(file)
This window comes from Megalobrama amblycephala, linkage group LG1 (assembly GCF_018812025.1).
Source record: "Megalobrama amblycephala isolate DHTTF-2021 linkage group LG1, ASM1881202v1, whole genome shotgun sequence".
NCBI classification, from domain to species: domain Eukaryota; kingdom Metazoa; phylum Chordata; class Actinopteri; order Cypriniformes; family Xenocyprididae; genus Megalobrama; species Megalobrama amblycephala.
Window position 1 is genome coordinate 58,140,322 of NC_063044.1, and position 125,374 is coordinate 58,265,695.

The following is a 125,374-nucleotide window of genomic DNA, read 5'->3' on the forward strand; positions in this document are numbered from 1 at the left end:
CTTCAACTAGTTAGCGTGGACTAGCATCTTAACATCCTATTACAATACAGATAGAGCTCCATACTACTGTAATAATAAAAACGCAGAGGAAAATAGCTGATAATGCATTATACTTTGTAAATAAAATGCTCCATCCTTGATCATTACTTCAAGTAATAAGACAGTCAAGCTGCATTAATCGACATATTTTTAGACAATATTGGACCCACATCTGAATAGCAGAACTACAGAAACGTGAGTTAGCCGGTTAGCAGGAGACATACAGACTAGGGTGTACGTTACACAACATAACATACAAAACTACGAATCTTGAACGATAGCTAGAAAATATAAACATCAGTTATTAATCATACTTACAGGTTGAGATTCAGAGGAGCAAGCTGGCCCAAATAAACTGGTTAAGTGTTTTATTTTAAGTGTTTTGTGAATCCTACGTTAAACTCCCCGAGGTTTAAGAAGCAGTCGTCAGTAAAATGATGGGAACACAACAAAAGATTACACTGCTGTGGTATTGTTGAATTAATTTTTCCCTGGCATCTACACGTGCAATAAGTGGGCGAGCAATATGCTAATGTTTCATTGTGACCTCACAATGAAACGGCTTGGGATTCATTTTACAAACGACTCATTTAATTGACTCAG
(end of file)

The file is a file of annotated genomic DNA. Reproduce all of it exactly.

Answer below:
This window comes from Megalobrama amblycephala, linkage group LG1 (assembly GCF_018812025.1).
Source record: "Megalobrama amblycephala isolate DHTTF-2021 linkage group LG1, ASM1881202v1, whole genome shotgun sequence".
NCBI classification, from domain to species: domain Eukaryota; kingdom Metazoa; phylum Chordata; class Actinopteri; order Cypriniformes; family Xenocyprididae; genus Megalobrama; species Megalobrama amblycephala.
Window position 1 is genome coordinate 58,140,322 of NC_063044.1, and position 125,374 is coordinate 58,265,695.

The following is a 125,374-nucleotide window of genomic DNA, read 5'->3' on the forward strand; positions in this document are numbered from 1 at the left end:
CTTCAACTAGTTAGCGTGGACTAGCATCTTAACATCCTATTACAATACAGATAGAGCTCCATACTACTGTAATAATAAAAACGCAGAGGAAAATAGCTGATAATGCATTATACTTTGTAAATAAAATGCTCCATCCTTGATCATTACTTCAAGTAATAAGACAGTCAAGCTGCATTAATCGACATATTTTTAGACAATATTGGACCCACATCTGAATAGCAGAACTACAGAAACGTGAGTTAGCCGGTTAGCAGGAGACATACAGACTAGGGTGTACGTTACACAACATAACATACAAAACTACGAATCTTGAACGATAGCTAGAAAATATAAACATCAGTTATTAATCATACTTACAGGTTGAGATTCAGAGGAGCAAGCTGGCCCAAATAAACTGGTTAAGTGTTTTATTTTAAGTGTTTTGTGAATCCTACGTTAAACTCCCCGAGGTTTAAGAAGCAGTCGTCAGTAAAATGATGGGAACACAACAAAAGATTACACTGCTGTGGTATTGTTGAATTAATTTTTCCCTGGCATCTACACGTGCAATAAGTGGGCGAGCAATATGCTAATGTTTCATTGTGACCTCACAATGAAACGGCTTGGGATTCATTTTACAAACGACTCATTTAATTGACTCAG